It doesn’t help that obvious adults are playing the characters. That sort of element shouldn’t matter in musicals; Judy Garland was 17 when she played 12-year-old Dorothy, but who cares? But watching 28-year-old Newton-John, 25-year-old Didi Conn, and others burlesque their way through high-school drama adds another layer of distance. When the material has an emotional tug, it doesn’t matter. Channing looks every one of her 33 years singing “There Are Worse Things I Could Do,” and I still bought it. When the movie has no agenda but goofing on the past and the teenagers that lived there, however, it just looks like a bunch of grown-ups making fun of the kids they used to be.


The standout exception is, unsurprisingly, Travolta, then in the midst of a white-hot, star-making winning streak that included Saturday Night Fever and Urban Cowboy, before he hit a dead end with Brian De Palma’s great, overlooked Blow Out. Travolta played Danny on Broadway and spent years honing his comedy chops on Welcome Back, Kotter. In the film’s non-musical moments, he gives Danny the lived-in, overstated familiarity of a sitcom role. But when he dances, he carries himself with a magnetic grace that makes it impossible to watch anyone else onscreen.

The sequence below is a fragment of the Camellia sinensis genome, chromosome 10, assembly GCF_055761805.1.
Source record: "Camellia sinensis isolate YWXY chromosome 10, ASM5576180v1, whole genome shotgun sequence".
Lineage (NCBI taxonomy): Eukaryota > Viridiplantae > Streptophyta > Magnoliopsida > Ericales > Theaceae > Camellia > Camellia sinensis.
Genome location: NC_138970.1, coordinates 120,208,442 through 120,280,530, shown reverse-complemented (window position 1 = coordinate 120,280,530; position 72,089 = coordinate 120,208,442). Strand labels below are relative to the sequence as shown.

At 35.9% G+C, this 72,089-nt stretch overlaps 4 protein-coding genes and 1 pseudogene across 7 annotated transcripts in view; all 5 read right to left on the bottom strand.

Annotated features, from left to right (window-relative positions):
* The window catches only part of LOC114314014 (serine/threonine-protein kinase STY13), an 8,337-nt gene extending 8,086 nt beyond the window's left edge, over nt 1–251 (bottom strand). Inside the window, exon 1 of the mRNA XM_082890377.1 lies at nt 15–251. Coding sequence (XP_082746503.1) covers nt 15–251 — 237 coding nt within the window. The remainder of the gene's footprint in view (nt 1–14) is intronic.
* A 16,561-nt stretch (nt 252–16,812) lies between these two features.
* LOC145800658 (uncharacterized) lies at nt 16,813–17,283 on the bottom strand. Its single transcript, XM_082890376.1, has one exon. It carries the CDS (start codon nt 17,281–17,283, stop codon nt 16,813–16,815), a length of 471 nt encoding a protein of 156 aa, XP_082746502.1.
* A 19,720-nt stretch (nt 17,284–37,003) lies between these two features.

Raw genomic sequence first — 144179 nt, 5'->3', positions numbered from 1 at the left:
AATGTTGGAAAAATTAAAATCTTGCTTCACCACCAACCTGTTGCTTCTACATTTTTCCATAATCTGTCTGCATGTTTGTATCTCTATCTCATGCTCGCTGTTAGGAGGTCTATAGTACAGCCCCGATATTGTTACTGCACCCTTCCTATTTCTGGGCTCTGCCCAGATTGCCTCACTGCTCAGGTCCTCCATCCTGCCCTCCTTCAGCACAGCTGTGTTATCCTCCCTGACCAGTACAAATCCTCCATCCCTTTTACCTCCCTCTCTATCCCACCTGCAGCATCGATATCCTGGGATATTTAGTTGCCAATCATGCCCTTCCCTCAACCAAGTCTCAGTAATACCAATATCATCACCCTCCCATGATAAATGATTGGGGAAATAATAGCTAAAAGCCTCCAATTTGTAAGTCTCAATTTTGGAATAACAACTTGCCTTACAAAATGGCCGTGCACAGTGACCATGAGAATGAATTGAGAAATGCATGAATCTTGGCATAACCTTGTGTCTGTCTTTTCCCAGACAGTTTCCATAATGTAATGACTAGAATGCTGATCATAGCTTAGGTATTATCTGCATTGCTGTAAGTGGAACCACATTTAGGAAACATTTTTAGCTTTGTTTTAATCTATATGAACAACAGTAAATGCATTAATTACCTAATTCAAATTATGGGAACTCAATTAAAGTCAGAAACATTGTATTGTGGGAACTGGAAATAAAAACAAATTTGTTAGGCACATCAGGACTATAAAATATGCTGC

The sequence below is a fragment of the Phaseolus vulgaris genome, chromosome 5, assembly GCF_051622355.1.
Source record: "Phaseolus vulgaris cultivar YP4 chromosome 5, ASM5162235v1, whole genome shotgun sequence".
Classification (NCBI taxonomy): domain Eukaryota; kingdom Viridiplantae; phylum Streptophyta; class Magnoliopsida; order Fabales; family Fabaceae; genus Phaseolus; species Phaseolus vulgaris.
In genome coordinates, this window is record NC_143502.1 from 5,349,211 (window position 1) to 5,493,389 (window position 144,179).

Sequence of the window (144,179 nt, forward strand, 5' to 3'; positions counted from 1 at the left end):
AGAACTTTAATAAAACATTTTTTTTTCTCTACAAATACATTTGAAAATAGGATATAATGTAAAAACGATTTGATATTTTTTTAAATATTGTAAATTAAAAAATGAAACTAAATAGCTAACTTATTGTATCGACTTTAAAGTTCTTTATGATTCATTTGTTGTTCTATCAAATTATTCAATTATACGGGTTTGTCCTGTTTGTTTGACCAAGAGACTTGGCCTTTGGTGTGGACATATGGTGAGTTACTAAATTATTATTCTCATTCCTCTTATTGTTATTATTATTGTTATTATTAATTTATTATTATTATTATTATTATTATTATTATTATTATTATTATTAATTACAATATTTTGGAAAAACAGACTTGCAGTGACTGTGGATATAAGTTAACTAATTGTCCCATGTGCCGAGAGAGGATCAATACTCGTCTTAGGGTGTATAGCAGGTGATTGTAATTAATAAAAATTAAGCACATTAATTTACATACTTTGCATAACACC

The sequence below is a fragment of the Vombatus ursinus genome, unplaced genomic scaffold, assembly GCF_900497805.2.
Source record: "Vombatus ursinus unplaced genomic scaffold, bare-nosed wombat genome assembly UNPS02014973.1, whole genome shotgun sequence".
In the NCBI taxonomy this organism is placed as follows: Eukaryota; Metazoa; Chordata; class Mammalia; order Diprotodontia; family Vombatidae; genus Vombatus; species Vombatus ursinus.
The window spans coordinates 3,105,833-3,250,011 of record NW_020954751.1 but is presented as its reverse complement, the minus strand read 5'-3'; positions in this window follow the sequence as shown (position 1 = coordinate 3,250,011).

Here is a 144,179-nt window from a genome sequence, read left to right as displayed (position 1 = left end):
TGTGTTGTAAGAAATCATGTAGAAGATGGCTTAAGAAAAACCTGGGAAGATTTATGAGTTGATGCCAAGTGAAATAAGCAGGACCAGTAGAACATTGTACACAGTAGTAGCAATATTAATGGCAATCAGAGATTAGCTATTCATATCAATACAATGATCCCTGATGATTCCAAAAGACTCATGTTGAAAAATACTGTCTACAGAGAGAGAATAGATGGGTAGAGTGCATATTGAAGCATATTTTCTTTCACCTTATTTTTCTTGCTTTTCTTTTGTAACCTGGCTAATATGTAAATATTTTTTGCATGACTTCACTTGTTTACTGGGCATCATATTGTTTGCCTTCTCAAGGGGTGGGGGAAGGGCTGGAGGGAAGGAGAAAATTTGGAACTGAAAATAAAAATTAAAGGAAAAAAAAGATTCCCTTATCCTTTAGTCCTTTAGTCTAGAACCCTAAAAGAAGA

From Saturday Night Fever through Pulp Fiction, Travolta has always overshadowed his dancing partners. He moves with such unselfconscious pleasure that he seems to forget everyone else. Young Travolta probably could have danced to old commercial jingles while wearing a bear costume and still looked cool.


Thinking about John Travolta today makes me feel a little more generous to Grease than I might have felt otherwise. The Travolta of Grease has given way to the Travolta of Old Dogs and The Punisher. In his first blush of stardom, and again during his post-Pulp renaissance, Travolta used to bring a touch of magic to everything in which he appeared. That, to put it kindly, is no longer true.

So maybe I shouldn’t be so hard on mindless nostalgia. The past is never as good as you remember it, but its certainty has its own comforts. Grease lets an in-his-prime Travolta loose in a world made up of the safest parts of the ’50s, a place that didn’t yet know the blood and distrust the ’60s and ’70s would bring its way. It’s filled with kids—well, “kids,” anyway—who’ve yet to know divorce, abortion, dead friends, professional disappointments, personal betrayals, and the slow erosion of dreams. It won’t last, and in its final moments, I get the feeling Grease knows this too. “Well, what are we going to do after graduation?” almost-age-appropriate co-star Dinah Manoff asks. “Maybe we’ll never see each other,” another student laments. “That’ll never happen,” Danny assures them. How does he know? Because they have the together-forever promise of a song called “We Go Together” to send them off and up, riding in a dream convertible as they ascend toward the sky and into the future, with all its boundless promise. Then the movie ends.